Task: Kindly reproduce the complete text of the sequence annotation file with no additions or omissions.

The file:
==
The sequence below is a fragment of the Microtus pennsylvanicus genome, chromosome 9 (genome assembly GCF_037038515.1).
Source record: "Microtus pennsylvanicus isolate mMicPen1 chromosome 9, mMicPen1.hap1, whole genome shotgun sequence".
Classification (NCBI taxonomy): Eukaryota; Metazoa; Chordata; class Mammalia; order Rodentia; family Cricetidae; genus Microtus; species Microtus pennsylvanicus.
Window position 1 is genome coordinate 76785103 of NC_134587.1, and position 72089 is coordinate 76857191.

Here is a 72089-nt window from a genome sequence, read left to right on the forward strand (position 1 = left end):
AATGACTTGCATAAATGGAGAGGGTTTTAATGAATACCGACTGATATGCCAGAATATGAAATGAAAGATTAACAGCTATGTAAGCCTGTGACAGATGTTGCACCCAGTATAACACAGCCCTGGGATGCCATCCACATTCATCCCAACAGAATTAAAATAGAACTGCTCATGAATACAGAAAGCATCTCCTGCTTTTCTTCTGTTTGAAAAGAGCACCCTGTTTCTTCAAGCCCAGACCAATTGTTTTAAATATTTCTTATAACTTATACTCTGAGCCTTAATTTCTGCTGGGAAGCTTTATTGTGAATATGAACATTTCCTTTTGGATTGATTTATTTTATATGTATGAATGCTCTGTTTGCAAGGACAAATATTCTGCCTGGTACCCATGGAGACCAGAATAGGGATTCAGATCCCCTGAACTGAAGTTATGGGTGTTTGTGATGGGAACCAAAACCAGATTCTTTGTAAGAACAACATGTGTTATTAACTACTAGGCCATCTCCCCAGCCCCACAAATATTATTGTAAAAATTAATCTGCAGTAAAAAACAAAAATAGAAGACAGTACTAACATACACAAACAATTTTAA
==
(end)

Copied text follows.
The sequence below is a fragment of the Microtus pennsylvanicus genome, chromosome 9 (genome assembly GCF_037038515.1).
Source record: "Microtus pennsylvanicus isolate mMicPen1 chromosome 9, mMicPen1.hap1, whole genome shotgun sequence".
Classification (NCBI taxonomy): Eukaryota; Metazoa; Chordata; class Mammalia; order Rodentia; family Cricetidae; genus Microtus; species Microtus pennsylvanicus.
Window position 1 is genome coordinate 76785103 of NC_134587.1, and position 72089 is coordinate 76857191.

Here is a 72089-nt window from a genome sequence, read left to right on the forward strand (position 1 = left end):
AATGACTTGCATAAATGGAGAGGGTTTTAATGAATACCGACTGATATGCCAGAATATGAAATGAAAGATTAACAGCTATGTAAGCCTGTGACAGATGTTGCACCCAGTATAACACAGCCCTGGGATGCCATCCACATTCATCCCAACAGAATTAAAATAGAACTGCTCATGAATACAGAAAGCATCTCCTGCTTTTCTTCTGTTTGAAAAGAGCACCCTGTTTCTTCAAGCCCAGACCAATTGTTTTAAATATTTCTTATAACTTATACTCTGAGCCTTAATTTCTGCTGGGAAGCTTTATTGTGAATATGAACATTTCCTTTTGGATTGATTTATTTTATATGTATGAATGCTCTGTTTGCAAGGACAAATATTCTGCCTGGTACCCATGGAGACCAGAATAGGGATTCAGATCCCCTGAACTGAAGTTATGGGTGTTTGTGATGGGAACCAAAACCAGATTCTTTGTAAGAACAACATGTGTTATTAACTACTAGGCCATCTCCCCAGCCCCACAAATATTATTGTAAAAATTAATCTGCAGTAAAAAACAAAAATAGAAGACAGTACTAACATACACAAACAATTTTAA